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Robots build a wooden pergola

Students at the Swiss Federal Institute of Technology in Zurich have built a wooden pergola in Rome that did not require glue, nails or screws. It was created using a digital planning model and robots.

wooden pergola
(Image credit: Martina Cirese / cirese.martina@gmail.com)

Students at the Swiss Federal Institute of Technology in Zurich (ETH) have been able to demonstrate the potential that digital fabrication holds for wooden buildings through their new project. They have built a wooden pergola on a terrace at the Istituto Svizzero in Rome. The elements of this four-metre-tall construction are joined with nothing more than wooden dowels. Apart from the joints between the metal floorplates and the supports, the pavilion makes absolutely no use of glue, screws or nails, the ETH reported in a press release.

The students designed the construction by means of a computer model. “It would have been impossible to use traditional methods to define the positions of the 700 wooden elements and 2,700 beech dowels in such a way as to produce a dynamic and harmonious whole,” explained Programme Director Hannes Mayer. “To do that takes rules, which, when translated into algorithms, unite all the disparate elements into a powerful and graceful structure.”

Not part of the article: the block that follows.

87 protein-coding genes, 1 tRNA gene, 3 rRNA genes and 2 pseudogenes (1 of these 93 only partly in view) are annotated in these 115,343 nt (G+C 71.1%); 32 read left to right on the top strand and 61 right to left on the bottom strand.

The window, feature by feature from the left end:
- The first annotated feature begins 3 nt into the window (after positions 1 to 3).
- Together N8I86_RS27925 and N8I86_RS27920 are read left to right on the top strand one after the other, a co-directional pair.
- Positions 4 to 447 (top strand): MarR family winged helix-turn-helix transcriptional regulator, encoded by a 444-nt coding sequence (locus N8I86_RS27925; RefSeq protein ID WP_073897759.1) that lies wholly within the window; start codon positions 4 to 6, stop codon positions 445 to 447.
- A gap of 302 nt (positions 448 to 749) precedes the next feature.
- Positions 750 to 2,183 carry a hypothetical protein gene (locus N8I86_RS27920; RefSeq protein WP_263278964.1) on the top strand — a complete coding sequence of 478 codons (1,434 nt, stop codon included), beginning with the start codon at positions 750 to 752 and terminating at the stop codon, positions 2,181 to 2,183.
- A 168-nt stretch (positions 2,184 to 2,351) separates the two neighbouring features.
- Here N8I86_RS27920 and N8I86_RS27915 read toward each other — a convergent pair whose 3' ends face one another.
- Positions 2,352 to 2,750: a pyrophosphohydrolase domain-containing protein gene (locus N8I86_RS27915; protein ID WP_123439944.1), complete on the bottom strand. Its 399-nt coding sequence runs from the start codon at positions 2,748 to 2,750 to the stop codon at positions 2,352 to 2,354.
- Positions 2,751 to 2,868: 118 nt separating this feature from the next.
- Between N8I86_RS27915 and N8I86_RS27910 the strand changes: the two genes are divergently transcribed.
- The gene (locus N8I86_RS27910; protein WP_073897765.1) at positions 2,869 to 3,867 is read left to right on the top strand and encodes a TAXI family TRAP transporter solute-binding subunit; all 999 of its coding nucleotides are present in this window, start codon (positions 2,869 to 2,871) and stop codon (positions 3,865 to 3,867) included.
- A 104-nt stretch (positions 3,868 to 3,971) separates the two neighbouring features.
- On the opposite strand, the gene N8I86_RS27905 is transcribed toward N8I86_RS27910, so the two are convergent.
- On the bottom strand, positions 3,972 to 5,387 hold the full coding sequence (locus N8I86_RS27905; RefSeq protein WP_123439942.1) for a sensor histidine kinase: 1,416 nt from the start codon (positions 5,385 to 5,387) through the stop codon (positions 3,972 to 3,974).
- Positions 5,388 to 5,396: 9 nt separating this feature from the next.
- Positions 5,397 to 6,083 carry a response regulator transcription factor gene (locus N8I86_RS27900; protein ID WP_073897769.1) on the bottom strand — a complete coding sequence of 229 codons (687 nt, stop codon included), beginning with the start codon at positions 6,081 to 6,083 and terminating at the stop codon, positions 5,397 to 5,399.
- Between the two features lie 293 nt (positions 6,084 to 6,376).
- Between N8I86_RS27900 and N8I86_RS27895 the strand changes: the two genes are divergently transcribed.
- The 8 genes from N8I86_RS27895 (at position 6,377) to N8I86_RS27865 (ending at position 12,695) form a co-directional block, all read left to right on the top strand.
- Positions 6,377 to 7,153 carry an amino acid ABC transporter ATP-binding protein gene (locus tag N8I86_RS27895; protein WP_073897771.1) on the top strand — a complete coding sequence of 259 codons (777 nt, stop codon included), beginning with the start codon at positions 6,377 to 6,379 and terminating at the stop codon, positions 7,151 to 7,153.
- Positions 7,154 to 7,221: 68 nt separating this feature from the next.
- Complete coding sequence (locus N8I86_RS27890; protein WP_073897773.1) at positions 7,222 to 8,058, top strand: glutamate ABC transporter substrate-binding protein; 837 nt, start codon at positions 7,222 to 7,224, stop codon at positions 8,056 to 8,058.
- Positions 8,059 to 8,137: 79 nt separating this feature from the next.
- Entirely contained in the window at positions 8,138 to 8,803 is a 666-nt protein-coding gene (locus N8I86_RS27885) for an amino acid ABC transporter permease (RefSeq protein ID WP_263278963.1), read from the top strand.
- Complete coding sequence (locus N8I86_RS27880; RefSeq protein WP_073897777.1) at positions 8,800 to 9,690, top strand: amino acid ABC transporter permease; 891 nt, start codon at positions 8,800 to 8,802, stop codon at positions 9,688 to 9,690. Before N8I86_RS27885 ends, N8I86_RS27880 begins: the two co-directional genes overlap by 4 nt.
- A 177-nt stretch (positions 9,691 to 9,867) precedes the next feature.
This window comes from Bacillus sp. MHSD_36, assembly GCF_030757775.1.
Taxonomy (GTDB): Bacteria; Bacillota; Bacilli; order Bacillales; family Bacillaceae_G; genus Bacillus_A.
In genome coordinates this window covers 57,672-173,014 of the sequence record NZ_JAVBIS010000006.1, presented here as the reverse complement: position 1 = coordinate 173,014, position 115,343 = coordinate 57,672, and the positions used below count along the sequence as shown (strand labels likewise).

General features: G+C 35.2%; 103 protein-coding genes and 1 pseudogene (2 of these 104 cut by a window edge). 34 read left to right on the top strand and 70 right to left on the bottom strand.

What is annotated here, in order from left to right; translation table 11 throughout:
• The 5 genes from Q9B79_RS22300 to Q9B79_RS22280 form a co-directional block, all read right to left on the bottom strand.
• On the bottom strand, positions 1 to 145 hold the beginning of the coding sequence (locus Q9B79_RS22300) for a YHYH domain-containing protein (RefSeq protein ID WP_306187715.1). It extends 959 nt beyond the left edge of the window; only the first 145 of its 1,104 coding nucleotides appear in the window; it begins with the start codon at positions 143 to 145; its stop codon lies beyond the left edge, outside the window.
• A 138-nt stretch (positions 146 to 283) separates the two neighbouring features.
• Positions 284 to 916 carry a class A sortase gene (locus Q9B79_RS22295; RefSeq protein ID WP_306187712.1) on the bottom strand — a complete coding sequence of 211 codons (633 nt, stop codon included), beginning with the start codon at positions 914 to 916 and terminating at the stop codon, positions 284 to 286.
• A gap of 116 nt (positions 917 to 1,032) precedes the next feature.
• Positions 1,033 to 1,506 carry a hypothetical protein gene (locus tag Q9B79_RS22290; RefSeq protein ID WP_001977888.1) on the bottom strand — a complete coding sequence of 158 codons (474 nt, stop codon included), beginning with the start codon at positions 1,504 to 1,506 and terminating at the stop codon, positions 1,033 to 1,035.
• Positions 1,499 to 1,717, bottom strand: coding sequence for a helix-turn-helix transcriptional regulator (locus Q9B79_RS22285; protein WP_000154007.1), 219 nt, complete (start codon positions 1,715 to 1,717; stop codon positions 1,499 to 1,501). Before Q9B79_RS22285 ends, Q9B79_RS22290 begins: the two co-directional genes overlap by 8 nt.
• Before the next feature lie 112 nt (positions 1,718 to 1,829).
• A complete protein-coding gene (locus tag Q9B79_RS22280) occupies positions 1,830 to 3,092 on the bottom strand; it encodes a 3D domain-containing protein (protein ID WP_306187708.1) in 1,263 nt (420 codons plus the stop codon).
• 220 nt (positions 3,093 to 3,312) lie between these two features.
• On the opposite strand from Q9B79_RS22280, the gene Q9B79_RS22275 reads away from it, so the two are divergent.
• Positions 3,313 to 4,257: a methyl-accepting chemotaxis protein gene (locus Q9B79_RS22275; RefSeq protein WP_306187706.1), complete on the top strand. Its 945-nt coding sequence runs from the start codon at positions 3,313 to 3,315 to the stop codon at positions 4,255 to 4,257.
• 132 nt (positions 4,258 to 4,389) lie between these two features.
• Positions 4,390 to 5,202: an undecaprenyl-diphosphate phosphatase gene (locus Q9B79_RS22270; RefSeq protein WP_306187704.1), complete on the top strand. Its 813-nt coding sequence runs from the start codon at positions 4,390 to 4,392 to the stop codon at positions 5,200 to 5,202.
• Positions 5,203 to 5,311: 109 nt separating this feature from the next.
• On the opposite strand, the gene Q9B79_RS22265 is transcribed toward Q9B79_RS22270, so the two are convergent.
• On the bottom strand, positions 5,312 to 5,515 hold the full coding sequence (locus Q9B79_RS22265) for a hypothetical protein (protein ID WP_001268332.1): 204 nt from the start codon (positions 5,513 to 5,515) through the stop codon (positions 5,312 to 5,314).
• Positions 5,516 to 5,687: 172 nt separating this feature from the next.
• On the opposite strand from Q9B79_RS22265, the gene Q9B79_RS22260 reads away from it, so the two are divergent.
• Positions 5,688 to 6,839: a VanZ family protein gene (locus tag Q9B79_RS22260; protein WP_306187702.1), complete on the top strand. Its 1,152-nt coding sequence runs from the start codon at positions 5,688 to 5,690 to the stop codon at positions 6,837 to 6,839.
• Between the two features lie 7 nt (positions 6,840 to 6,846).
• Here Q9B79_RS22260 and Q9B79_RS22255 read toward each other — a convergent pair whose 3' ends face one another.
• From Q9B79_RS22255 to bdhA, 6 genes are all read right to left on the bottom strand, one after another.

All the elements making up the pergola were manufactured in the Robotic Fabrication Laboratory at ETH in Zurich. Two robot arms fitted to a gantry system suspended from the ceiling took their instructions from the digital model to build the structure. While one arm held the wooden slats in place with millimetre precision, the other drilled holes for the wooden dowels at various opposing angles. “Robots are the perfect tool for this job, because they can position the individual elements with incredible precision. This allows us to bring the most complex and nuanced of digital designs into reality,” said Hannes Mayer.

However, a little human involvement was still required, as the students had to hammer all the wooden dowels into place by hand. They first dried the dowels in an oven to shrink the wood and then moistened them once they were in place to make them swell up and create a solid join. “This is a case of wood and moisture interacting with the digital design and fabrication tools to push the boundary of what wood joining techniques can do,” commented Mayer.

ETH reported that the pavilion was designed, developed and built in under ten weeks.

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